Asked why they themselves participate in acts of violence, young people point out that they have lack meaningful sources of livelihoods, and do anything they can to relieve themselves of the uncertainty they face.
Sudan: UNAMID supports the promotion of juvenile restorative justice in Zalingei
from the article on All Africa:
The African Union-United Nations Mission in Darfur (UNAMID) concluded on 30 January 2013 a two-day workshop on restorative justice for juvenile offenders in Zalingei, Central Darfur. The workshop, which was attended by more than 32 participants, including teachers, police officers, civil servants and members of the civil society, was part of the efforts of the UNAMID's Human Rights Section to strengthen the capacity of the juvenile justice system players in applying restorative justice standards more effectively when dealing with children and young people in conflict with the law.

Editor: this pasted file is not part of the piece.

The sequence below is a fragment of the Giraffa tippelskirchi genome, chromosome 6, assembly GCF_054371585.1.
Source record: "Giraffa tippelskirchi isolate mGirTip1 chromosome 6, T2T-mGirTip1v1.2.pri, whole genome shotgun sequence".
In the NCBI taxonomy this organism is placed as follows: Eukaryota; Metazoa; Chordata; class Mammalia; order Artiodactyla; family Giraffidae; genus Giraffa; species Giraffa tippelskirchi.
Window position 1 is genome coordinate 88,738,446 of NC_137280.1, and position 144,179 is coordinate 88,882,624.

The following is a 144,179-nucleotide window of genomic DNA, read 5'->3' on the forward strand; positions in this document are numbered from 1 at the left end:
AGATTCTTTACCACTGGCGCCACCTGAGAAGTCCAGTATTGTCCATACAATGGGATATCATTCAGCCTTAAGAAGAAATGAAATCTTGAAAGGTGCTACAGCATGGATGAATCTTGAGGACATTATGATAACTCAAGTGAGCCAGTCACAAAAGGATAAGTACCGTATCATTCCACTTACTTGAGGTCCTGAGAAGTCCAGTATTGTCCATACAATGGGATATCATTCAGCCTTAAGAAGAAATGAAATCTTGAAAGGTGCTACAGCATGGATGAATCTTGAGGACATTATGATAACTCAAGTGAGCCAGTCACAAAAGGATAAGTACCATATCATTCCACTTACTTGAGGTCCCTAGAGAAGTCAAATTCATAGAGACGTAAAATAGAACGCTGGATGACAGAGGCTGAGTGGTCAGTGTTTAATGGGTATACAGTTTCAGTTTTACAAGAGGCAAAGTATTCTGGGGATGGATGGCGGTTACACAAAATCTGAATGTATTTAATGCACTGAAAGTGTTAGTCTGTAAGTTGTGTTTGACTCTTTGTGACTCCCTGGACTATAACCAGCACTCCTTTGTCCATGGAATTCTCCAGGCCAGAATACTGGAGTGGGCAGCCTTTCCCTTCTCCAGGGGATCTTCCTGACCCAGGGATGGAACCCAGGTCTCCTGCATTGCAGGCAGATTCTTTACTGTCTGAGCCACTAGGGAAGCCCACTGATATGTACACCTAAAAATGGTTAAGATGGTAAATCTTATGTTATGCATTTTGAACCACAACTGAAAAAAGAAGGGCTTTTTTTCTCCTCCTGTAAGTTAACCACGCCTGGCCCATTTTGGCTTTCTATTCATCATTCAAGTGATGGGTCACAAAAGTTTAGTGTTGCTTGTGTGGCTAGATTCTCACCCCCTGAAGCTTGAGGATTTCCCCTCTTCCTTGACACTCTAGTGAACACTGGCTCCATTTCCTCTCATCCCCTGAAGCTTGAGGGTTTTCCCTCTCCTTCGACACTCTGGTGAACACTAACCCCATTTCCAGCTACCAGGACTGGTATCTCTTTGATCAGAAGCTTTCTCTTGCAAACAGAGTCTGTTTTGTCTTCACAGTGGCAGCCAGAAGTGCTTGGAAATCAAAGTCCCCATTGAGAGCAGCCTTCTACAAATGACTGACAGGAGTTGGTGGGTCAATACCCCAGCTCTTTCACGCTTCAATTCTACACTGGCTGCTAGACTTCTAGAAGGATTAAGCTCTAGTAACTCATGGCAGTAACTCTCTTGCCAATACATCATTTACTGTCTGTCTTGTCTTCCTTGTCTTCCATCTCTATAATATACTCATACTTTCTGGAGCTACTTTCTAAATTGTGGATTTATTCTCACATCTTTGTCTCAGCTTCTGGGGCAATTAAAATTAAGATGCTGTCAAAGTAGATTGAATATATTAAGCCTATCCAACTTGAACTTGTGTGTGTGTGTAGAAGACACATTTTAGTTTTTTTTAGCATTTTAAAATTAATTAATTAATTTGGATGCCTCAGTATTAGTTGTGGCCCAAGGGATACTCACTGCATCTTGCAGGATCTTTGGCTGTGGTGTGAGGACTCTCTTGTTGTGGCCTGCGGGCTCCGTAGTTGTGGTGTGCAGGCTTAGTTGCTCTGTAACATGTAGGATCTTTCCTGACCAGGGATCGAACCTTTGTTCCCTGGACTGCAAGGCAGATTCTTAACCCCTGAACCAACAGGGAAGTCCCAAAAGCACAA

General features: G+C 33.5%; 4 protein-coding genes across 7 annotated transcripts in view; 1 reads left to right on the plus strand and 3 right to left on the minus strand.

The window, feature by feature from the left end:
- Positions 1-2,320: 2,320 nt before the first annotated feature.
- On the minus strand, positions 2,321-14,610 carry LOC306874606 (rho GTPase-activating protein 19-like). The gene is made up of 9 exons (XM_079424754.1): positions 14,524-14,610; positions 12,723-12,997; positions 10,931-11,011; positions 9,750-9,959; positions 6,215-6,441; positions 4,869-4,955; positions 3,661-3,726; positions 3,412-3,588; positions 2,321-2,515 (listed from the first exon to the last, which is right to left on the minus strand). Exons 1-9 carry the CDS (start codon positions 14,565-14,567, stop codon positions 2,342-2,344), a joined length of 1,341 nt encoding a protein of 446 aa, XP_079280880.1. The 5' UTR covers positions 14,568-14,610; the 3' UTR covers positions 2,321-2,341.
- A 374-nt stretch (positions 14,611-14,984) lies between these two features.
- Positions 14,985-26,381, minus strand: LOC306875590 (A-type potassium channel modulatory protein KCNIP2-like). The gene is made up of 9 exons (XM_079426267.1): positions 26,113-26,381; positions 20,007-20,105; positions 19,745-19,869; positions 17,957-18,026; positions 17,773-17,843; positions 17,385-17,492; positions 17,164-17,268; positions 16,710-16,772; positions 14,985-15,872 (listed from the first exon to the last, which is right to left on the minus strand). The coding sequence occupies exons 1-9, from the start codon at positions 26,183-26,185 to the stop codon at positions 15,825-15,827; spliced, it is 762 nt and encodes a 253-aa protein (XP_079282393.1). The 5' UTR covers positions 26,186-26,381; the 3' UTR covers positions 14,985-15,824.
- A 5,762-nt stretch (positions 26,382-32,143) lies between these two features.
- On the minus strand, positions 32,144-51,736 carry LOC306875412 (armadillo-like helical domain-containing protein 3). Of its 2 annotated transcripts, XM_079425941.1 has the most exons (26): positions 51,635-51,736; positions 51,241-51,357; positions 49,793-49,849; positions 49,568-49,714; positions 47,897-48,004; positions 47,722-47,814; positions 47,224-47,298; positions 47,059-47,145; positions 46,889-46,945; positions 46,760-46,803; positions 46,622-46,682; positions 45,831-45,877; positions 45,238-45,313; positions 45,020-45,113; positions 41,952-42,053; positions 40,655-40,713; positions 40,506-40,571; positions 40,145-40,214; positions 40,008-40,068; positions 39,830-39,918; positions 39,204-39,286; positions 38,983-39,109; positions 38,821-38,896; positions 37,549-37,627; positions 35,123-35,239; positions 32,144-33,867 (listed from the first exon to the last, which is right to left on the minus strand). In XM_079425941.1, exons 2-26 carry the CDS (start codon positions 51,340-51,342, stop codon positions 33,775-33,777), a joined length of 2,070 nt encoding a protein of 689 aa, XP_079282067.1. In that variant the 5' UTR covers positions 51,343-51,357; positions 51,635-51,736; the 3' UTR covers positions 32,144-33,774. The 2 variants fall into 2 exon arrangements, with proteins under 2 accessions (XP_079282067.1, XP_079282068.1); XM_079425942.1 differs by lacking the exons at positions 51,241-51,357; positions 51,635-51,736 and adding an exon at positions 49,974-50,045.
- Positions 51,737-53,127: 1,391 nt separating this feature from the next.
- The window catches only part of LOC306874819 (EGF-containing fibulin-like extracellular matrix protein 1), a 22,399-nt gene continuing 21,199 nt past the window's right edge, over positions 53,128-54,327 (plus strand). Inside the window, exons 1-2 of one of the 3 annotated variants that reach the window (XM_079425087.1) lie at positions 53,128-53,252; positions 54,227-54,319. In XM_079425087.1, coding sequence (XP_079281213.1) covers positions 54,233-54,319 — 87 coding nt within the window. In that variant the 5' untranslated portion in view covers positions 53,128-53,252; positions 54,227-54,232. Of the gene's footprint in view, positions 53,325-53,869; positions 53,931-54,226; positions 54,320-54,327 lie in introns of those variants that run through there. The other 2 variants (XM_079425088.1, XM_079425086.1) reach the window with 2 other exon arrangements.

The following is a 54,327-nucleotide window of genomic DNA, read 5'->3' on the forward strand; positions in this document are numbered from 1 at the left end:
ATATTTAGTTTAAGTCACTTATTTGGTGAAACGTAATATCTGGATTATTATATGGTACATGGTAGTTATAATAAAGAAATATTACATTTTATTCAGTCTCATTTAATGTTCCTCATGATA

The gods are angry
....There are more than 2,000 African ethnic groups but despite the incredible diversity there are striking commonalities among them. Whereas Western jurisprudence emphasizes punishing the guilty, the widespread African tradition stresses restitution and reconciliation or "restorative justice"—the basis of South Africa's Truth and Reconciliation Commissions established after the dismantling of Apartheid.
Africa's economic heritage featured free village markets. There were rudimentary free markets in Timbuktu, Kano, Salaga, Onitsa, Mombasa and elsewhere before the advent of the colonial era.
Whereas the West practiced majoritarian, or representative, democracy, ancient Africans practiced participatory democracy, where decisions were taken by consensus at village meetings variously called asetena kese by the Ashanti, ama-ala by the Igbo, guurti by the Somali, dare by the Shona, ndaba by the Zulu or kgotla by the Tswana.